PY-111 – Course Description
This course is open to all first-year students whose degree schemes permit them to choose an optional course. It is compulsory for students on the BA Philosophy, BA Philosophy and History, BA Philosophy with Human Rights; BA Philosophy and Law, LLB Law and Philosophy, BA Philosophy and Literature, BA Philosophy and/with Modern Languages, BA Philosophy and Politics, BA Philosophy, Politics and Economics, BA Philosophy and Sociology.
Students taking this course will follow the topics described below. The Summer term will be devoted to revision. Each lecture will be followed by a one-hour discussion class, at which issues covered in the lecture will be discussed in smaller class groups. In Week 7 the discussion class will cover essay preparation and writing techniques.
Autumn Term: Introduction to Ethics
In this part of the course, students are introduced to moral philosophy through the study of a number of life and death issues (suicide, abortion, euthanasia and extreme poverty). Considering these issues will bring some of the fundamental approaches to moral philosophy and some of its key distinctions into focus. Moreover, it will also allow students to familiarise themselves with the way we argue in (moral) philosophy. Questions considered will include: Is taking a human life always and absolutely wrong? Does it make a difference whether we take a human life or merely refrain from saving it? What weight (if any) should we attach to people`s choices in these matters? And do benefits to the individuals concerned or to society matter in deciding about them? What are the duties involved? How demanding should morality be and how much of our lives should it govern? What role(s) do examples and intuitions play in our moral reasoning? And how can we defend or criticise a moral theory?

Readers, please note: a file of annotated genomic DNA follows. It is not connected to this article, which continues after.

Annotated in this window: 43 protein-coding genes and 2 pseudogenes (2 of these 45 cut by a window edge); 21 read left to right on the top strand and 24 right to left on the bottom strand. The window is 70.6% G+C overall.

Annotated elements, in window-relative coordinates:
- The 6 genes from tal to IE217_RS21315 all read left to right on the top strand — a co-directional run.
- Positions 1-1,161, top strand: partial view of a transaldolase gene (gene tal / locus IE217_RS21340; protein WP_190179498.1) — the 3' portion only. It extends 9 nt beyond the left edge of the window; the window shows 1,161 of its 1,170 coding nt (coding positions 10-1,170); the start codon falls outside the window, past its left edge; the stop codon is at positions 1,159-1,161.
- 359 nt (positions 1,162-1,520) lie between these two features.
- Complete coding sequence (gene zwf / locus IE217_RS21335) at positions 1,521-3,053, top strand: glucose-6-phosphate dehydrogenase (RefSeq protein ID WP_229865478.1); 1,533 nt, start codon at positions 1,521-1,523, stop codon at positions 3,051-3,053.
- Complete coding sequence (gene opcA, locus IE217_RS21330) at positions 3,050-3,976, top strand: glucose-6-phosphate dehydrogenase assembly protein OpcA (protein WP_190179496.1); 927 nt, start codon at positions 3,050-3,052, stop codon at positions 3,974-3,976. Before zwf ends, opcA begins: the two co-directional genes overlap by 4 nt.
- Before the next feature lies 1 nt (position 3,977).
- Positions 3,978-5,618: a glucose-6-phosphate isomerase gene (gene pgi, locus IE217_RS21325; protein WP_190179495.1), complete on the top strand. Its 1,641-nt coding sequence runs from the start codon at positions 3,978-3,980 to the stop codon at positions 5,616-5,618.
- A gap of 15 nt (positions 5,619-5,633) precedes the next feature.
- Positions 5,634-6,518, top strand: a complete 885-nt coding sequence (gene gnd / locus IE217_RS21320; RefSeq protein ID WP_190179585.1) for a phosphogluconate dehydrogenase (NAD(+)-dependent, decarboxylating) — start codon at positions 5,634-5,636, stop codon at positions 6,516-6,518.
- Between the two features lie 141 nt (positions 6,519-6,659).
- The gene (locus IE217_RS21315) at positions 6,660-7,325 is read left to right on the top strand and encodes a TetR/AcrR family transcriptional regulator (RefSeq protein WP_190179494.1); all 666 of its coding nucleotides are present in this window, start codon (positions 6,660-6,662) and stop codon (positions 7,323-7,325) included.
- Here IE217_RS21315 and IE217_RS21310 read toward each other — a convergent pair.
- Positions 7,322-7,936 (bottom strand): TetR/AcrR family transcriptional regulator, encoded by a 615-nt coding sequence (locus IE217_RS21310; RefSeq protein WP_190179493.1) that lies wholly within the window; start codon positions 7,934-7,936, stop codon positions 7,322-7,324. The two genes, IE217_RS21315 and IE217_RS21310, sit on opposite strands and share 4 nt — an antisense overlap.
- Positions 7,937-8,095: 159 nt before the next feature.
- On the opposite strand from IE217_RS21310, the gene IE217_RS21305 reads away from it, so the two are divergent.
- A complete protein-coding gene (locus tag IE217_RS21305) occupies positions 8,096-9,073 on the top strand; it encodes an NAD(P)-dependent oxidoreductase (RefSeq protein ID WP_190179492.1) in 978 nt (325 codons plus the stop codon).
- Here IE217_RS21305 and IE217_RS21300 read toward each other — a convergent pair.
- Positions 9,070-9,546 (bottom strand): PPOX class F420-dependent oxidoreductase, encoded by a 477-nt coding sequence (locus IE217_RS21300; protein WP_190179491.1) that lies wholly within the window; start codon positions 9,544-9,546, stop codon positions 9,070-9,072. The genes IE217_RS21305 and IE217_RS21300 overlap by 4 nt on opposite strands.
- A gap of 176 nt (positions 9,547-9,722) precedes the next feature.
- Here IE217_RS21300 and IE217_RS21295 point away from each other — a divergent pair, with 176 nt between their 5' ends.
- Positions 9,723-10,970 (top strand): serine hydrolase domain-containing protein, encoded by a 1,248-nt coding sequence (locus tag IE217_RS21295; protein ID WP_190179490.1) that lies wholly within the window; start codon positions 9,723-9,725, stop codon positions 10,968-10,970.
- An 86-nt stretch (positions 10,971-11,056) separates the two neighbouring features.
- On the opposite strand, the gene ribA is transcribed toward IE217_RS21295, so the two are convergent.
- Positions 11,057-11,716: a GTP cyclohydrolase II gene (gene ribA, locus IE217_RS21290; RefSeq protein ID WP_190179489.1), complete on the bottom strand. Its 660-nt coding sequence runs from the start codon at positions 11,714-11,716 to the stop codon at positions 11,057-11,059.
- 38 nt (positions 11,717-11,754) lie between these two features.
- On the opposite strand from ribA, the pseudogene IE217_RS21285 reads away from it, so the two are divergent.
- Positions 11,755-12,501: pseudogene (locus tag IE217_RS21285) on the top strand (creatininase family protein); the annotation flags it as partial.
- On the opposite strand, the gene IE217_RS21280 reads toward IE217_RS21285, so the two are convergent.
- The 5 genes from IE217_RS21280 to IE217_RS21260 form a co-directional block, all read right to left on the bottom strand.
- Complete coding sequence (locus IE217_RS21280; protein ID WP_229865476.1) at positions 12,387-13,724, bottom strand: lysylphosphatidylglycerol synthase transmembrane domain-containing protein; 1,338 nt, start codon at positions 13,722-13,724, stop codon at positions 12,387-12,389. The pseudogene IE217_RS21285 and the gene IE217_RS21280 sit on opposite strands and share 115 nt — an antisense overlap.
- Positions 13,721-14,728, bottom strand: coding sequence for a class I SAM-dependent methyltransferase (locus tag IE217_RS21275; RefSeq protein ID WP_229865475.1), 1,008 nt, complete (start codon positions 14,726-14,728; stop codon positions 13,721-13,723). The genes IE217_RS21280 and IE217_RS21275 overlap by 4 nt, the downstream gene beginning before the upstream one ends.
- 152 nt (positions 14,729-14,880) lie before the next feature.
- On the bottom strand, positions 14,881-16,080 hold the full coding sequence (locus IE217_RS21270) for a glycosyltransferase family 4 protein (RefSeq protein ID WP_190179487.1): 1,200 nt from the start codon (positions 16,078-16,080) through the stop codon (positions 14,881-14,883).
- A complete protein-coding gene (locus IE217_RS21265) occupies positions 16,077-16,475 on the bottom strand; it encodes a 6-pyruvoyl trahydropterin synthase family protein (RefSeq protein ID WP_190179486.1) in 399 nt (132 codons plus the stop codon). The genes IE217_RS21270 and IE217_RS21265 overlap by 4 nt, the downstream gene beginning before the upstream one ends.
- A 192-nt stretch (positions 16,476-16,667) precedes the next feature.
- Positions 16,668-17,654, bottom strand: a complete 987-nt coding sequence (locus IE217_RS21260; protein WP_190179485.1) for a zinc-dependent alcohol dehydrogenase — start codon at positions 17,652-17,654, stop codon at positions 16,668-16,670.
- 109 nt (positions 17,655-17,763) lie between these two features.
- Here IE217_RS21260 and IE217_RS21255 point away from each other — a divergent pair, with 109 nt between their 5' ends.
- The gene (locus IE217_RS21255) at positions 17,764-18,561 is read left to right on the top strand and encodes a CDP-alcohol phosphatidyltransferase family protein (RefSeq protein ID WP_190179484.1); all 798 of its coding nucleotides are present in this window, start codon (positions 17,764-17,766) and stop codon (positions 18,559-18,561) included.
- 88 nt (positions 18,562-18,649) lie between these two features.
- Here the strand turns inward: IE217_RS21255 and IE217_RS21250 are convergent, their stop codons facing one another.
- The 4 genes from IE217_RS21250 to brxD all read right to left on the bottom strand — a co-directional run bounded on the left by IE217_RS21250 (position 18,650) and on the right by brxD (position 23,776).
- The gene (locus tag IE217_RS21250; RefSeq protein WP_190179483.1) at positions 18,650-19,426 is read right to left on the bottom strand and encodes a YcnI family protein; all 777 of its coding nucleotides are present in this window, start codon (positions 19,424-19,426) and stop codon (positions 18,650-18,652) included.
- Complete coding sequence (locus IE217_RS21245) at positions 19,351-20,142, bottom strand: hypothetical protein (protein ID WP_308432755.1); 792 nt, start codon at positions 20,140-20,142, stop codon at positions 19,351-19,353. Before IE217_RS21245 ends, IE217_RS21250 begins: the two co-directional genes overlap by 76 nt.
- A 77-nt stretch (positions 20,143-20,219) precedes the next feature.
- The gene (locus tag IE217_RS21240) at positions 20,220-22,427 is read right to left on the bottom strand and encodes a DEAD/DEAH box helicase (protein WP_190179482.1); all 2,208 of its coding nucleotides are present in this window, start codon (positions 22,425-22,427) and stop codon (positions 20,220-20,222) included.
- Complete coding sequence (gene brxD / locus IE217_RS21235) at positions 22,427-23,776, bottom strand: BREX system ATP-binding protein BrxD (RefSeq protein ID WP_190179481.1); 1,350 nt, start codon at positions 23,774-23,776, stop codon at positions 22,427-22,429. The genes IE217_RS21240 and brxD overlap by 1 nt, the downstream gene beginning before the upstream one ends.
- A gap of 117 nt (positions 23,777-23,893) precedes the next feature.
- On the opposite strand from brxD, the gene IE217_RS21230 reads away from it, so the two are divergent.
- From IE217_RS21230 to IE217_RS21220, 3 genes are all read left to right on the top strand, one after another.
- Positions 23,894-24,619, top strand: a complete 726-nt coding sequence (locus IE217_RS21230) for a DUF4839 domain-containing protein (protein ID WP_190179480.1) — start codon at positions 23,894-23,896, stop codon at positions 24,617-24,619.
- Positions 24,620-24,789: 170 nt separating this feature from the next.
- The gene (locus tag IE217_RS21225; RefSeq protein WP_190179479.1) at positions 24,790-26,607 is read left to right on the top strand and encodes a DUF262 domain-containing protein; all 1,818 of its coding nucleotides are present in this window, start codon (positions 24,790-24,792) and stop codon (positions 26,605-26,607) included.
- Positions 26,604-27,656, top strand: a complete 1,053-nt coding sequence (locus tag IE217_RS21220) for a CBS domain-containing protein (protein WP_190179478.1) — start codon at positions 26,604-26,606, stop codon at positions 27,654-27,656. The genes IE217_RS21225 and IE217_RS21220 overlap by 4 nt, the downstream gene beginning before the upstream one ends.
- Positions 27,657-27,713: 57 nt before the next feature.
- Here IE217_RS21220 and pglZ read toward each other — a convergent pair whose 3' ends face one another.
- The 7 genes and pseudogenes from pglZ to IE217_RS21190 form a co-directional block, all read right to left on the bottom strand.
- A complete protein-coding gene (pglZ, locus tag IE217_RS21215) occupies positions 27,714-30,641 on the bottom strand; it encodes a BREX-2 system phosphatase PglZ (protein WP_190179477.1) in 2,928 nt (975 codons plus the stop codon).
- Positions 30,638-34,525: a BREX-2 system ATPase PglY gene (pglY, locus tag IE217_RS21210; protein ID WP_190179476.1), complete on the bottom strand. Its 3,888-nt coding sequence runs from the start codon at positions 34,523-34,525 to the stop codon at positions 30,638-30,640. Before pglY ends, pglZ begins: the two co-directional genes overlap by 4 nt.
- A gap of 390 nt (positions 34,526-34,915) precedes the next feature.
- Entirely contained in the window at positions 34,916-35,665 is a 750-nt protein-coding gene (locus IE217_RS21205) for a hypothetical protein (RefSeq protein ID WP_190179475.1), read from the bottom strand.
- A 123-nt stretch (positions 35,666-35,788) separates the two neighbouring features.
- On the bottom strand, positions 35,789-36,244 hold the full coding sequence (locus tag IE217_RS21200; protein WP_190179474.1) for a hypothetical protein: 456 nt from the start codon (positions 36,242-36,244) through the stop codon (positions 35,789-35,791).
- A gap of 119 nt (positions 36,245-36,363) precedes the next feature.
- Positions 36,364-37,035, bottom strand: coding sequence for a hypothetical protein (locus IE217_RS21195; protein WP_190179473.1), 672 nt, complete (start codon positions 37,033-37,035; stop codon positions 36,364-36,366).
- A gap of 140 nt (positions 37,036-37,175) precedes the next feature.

Spring Term: Epistemology
There appear to be certain very general beliefs that underlie our everyday lives. For example, that there is an external world within which we live, that that world contains other people like ourselves and towards whom we have moral obligations. But are we justified in holding these beliefs? Can we give adequate reasons for maintaining that they are true? Philosophical scepticism proposes that no such reasons are available, and that these beliefs are, therefore, unfounded. This part of the course considers sceptical problems in relation to four areas: religion, morality, knowledge of the world and knowledge of each other. We shall spend two weeks study on each area. In each case, we shall begin by considering how the sceptical issue arises, and then look at direct approaches (which try to answer the sceptic`s doubts) in the first week, and indirect approaches (which try to question the sceptic’s doubts) in the second. For religion, the indirect approach will be through the thought of Soren Kierkegaard, for morality through that of Friedrich Nietzsche, and for knowledge of the external world and of each other, through the thought of Ludwig Wittgenstein and Martin Heidegger. In this way, students will be introduced both to traditional responses to scepticism and to some examples of the questioning of scepticism in nineteenth and twentieth century philosophy. The indirect approach brings us into contact with three formative thinkers of Continental philosophy (Kierkegaard, Nietzsche & Heidegger) so that students will sample both characteristic concerns of Analytical philosophy (through the set text Introduction to Philosophical Analysis by John Hospers) and of the modern European traditions.
You can find the full course description in the Essex course repository here
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